“The Aesthetics of Restlessness”
Number 1993. November 28, 2018
Dear Unknown Friends:
It is an honor to publish the first part of Mind and Restlessness, by Eli Siegel. This lecture, which he gave seventy years ago, explains definitively, kindly, clearly, richly, beautifully, a matter not understood by others attempting to deal with the human self.
We do not have a full transcript of Mind and Restlessness, but I have put together notes taken by two of the students present in that 1948 class: Martha Baird and my mother, Irene Reiss. Though these notes are incomplete, they bring us an authentic picture, not only of the ideas in the lecture, but of Eli Siegel’s depth, ease, great exactitude, humor, scholarship, down-to-earthness, respect for the self of everyone.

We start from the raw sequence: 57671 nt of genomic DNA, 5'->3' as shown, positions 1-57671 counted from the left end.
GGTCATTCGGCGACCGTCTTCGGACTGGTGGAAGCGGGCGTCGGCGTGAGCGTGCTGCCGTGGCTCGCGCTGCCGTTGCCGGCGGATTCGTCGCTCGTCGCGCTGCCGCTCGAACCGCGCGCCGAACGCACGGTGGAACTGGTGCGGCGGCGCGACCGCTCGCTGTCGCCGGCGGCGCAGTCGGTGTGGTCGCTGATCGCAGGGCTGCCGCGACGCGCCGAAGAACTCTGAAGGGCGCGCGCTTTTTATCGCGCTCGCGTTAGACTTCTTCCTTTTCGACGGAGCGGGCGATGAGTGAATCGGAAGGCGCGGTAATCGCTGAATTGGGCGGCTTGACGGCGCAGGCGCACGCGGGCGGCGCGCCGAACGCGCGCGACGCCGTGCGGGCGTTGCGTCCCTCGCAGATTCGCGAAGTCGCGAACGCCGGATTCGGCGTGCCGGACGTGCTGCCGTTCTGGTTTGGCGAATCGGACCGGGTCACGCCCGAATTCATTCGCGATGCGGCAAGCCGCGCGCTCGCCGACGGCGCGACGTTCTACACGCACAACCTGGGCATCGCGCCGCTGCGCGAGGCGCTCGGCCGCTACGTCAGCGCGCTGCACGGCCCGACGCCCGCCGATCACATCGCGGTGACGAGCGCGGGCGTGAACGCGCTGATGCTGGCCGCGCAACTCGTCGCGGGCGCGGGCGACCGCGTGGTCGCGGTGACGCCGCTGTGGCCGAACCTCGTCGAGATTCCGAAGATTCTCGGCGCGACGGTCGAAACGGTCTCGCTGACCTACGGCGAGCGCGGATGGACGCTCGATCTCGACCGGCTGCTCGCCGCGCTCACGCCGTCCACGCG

People have been tormented by their restlessness. And, as Mr. Siegel shows, along with the kind that is overt, there can be a restlessness that people don’t even know they have, but which makes them feel unsure, unplaced, rather empty.
Restlessness Is about Opposites
At the time of this lecture, the philosophy Aesthetic Realism was in its first decade: Mr. Siegel had begun to teach it seven years earlier. It is the philosophy showing that the human self is an aesthetic situation; that our fundamental need, in every aspect of our lives, is to do what art does: put opposites together. “All beauty,” Mr. Siegel explained in a landmark principle—“All beauty is a making one of opposites, and the making one of opposites is what we are going after in ourselves.” So in this lecture he looks at restlessness as no one else ever did: as a question of aesthetics….Read more
The Right Of is edited by Ellen Reiss, Aesthetic Realism Chairman of Education, who is author of its commentaries.